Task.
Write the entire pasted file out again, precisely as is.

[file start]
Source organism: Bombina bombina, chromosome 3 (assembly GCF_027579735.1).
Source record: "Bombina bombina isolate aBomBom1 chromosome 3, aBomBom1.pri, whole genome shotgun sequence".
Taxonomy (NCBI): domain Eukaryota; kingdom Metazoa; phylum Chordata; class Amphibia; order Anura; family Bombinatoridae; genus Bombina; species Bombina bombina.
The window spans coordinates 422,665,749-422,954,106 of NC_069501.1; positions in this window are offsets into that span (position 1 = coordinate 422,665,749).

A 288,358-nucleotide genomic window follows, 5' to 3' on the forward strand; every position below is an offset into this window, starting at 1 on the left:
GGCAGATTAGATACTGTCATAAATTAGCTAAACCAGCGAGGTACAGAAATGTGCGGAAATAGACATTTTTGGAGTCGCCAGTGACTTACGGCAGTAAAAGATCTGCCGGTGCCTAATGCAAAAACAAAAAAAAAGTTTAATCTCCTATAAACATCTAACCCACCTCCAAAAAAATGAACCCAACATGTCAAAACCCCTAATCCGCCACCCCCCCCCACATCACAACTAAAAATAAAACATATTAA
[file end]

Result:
Source organism: Bombina bombina, chromosome 3 (assembly GCF_027579735.1).
Source record: "Bombina bombina isolate aBomBom1 chromosome 3, aBomBom1.pri, whole genome shotgun sequence".
Taxonomy (NCBI): domain Eukaryota; kingdom Metazoa; phylum Chordata; class Amphibia; order Anura; family Bombinatoridae; genus Bombina; species Bombina bombina.
The window spans coordinates 422,665,749-422,954,106 of NC_069501.1; positions in this window are offsets into that span (position 1 = coordinate 422,665,749).

A 288,358-nucleotide genomic window follows, 5' to 3' on the forward strand; every position below is an offset into this window, starting at 1 on the left:
GGCAGATTAGATACTGTCATAAATTAGCTAAACCAGCGAGGTACAGAAATGTGCGGAAATAGACATTTTTGGAGTCGCCAGTGACTTACGGCAGTAAAAGATCTGCCGGTGCCTAATGCAAAAACAAAAAAAAAGTTTAATCTCCTATAAACATCTAACCCACCTCCAAAAAAATGAACCCAACATGTCAAAACCCCTAATCCGCCACCCCCCCCCACATCACAACTAAAAATAAAACATATTAA